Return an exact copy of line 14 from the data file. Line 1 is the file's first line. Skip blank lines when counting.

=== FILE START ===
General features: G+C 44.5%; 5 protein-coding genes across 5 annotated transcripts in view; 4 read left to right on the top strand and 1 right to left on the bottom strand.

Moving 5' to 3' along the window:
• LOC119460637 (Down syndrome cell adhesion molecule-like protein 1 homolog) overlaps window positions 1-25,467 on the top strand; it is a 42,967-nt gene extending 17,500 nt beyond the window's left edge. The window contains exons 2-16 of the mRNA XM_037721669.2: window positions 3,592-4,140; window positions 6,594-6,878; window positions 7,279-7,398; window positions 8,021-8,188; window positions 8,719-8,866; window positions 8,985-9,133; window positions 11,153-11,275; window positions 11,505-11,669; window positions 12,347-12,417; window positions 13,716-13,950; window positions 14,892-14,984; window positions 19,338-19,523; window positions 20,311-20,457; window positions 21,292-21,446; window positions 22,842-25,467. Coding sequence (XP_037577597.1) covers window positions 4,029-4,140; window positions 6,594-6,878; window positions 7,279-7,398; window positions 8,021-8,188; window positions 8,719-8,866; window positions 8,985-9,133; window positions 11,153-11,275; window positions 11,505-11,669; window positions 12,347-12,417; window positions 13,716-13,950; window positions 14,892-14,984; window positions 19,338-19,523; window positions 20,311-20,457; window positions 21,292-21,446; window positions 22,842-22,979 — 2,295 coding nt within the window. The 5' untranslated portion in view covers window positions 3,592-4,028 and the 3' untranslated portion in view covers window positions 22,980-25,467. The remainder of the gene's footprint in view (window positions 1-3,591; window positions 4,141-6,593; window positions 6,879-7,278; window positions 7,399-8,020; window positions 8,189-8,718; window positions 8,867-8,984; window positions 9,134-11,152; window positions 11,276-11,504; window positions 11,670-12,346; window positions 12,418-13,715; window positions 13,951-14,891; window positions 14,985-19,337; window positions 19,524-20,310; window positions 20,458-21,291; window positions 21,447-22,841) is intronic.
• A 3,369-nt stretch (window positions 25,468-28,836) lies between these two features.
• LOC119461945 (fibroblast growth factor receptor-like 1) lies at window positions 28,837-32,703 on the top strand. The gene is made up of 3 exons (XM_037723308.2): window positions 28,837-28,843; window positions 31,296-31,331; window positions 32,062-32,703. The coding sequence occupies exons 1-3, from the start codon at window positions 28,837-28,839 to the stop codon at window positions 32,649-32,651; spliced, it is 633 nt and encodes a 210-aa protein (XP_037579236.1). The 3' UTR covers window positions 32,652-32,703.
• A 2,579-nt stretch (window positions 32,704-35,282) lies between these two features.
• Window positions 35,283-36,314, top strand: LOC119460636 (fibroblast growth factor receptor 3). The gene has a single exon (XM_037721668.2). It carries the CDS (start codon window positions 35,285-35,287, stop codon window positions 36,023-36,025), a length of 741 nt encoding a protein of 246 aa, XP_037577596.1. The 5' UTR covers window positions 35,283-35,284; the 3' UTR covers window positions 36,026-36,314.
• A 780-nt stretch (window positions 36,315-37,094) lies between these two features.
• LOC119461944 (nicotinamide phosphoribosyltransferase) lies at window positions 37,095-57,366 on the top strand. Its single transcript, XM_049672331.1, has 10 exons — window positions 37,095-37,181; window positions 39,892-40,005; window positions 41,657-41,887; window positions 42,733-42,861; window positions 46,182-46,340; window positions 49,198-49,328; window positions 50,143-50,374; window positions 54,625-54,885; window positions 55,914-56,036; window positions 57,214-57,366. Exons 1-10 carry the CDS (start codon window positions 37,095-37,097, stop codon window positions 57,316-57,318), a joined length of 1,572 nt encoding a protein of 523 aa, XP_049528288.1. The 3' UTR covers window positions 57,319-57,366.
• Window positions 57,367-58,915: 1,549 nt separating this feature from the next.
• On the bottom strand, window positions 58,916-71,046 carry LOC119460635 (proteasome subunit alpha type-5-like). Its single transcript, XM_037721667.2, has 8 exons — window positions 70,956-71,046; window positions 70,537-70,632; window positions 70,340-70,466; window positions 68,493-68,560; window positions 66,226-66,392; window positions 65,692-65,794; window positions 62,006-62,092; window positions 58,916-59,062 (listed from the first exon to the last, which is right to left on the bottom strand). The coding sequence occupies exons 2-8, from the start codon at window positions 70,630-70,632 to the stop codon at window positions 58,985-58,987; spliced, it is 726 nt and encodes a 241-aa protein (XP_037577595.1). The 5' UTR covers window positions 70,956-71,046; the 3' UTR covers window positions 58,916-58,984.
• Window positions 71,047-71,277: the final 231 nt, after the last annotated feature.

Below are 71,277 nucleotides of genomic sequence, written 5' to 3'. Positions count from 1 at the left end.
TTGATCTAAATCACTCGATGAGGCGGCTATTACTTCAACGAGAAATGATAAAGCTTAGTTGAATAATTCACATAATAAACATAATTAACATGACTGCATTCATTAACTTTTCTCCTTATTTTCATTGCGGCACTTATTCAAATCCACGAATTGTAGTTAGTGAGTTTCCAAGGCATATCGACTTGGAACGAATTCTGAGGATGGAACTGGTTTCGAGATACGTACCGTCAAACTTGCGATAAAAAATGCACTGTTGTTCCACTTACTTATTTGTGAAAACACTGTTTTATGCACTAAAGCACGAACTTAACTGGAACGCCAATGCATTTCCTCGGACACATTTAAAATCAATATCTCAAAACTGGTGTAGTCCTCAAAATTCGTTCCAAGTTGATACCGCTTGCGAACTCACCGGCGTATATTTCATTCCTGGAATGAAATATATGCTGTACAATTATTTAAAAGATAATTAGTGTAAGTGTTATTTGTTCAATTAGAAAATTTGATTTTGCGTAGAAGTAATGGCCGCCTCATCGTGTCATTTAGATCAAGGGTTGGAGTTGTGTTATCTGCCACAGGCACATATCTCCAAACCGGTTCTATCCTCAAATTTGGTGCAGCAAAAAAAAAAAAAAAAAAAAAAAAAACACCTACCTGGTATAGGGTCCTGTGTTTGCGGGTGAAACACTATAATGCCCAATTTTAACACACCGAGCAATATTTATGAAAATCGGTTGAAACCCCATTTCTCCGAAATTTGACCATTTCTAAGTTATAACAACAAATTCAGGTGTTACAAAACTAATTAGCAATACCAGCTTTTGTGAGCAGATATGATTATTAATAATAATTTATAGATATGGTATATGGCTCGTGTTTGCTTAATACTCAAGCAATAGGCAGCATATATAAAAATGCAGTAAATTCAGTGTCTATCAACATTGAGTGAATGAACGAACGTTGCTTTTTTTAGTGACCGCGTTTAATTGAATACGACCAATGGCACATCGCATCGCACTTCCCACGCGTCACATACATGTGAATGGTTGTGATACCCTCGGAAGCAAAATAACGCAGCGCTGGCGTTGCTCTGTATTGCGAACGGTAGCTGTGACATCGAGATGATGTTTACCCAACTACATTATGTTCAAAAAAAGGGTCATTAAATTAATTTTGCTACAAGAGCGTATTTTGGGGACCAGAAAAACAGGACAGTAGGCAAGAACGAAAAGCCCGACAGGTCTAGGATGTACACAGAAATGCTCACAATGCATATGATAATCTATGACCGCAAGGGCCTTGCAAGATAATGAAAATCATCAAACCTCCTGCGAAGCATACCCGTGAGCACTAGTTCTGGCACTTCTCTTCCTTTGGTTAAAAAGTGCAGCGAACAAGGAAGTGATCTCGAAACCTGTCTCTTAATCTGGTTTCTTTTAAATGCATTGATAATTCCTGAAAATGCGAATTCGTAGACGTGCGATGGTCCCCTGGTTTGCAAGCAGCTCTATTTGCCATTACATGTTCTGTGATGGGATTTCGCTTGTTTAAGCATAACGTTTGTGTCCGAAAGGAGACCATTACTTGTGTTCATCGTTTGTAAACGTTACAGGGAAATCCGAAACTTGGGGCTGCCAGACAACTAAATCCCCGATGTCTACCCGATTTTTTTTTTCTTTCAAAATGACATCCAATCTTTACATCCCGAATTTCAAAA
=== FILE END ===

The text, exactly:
TTGATCTAAATCACTCGATGAGGCGGCTATTACTTCAACGAGAAATGATAAAGCTTAGTTGAATAATTCACATAATAAACATAATTAACATGACTGCATTCATTAACTTTTCTCCTTATTTTCATTGCGGCACTTATTCAAATCCACGAATTGTAGTTAGTGAGTTTCCAAGGCATATCGACTTGGAACGAATTCTGAGGATGGAACTGGTTTCGAGATACGTACCGTCAAACTTGCGATAAAAAATGCACTGTTGTTCCACTTACTTATTTGTGAAAACACTGTTTTATGCACTAAAGCACGAACTTAACTGGAACGCCAATGCATTTCCTCGGACACATTTAAAATCAATATCTCAAAACTGGTGTAGTCCTCAAAATTCGTTCCAAGTTGATACCGCTTGCGAACTCACCGGCGTATATTTCATTCCTGGAATGAAATATATGCTGTACAATTATTTAAAAGATAATTAGTGTAAGTGTTATTTGTTCAATTAGAAAATTTGATTTTGCGTAGAAGTAATGGCCGCCTCATCGTGTCATTTAGATCAAGGGTTGGAGTTGTGTTATCTGCCACAGGCACATATCTCCAAACCGGTTCTATCCTCAAATTTGGTGCAGCAAAAAAAAAAAAAAAAAAAAAAAAAACACCTACCTGGTATAGGGTCCTGTGTTTGCGGGTGAAACACTATAATGCCCAATTTTAACACACCGAGCAATATTTATGAAAATCGGTTGAAACCCCATTTCTCCGAAATTTGACCATTTCTAAGTTATAACAACAAATTCAGGTGTTACAAAACTAATTAGCAATACCAGCTTTTGTGAGCAGATATGATTATTAATAATAATTTATAGATATGGTATATGGCTCGTGTTTGCTTAATACTCAAGCAATAGGCAGCATATATAAAAATGCAGTAAATTCAGTGTCTATCAACATTGAGTGAATGAACGAACGTTGCTTTTTTTAGTGACCGCGTTTAATTGAATACGACCAATGGCACATCGCATCGCACTTCCCACGCGTCACATACATGTGAATGGTTGTGATACCCTCGGAAGCAAAATAACGCAGCGCTGGCGTTGCTCTGTATTGCGAACGGTAGCTGTGACATCGAGATGATGTTTACCCAACTACATTATGTTCAAAAAAAGGGTCATTAAATTAATTTTGCTACAAGAGCGTATTTTGGGGACCAGAAAAACAGGACAGTAGGCAAGAACGAAAAGCCCGACAGGTCTAGGATGTACACAGAAATGCTCACAATGCATATGATAATCTATGACCGCAAGGGCCTTGCAAGATAATGAAAATCATCAAACCTCCTGCGAAGCATACCCGTGAGCACTAGTTCTGGCACTTCTCTTCCTTTGGTTAAAAAGTGCAGCGAACAAGGAAGTGATCTCGAAACCTGTCTCTTAATCTGGTTTCTTTTAAATGCATTGATAATTCCTGAAAATGCGAATTCGTAGACGTGCGATGGTCCCCTGGTTTGCAAGCAGCTCTATTTGCCATTACATGTTCTGTGATGGGATTTCGCTTGTTTAAGCATAACGTTTGTGTCCGAAAGGAGACCATTACTTGTGTTCATCGTTTGTAAACGTTACAGGGAAATCCGAAACTTGGGGCTGCCAGACAACTAAATCCCCGATGTCTACCCGATTTTTTTTTTCTTTCAAAATGACATCCAATCTTTACATCCCGAATTTCAAAA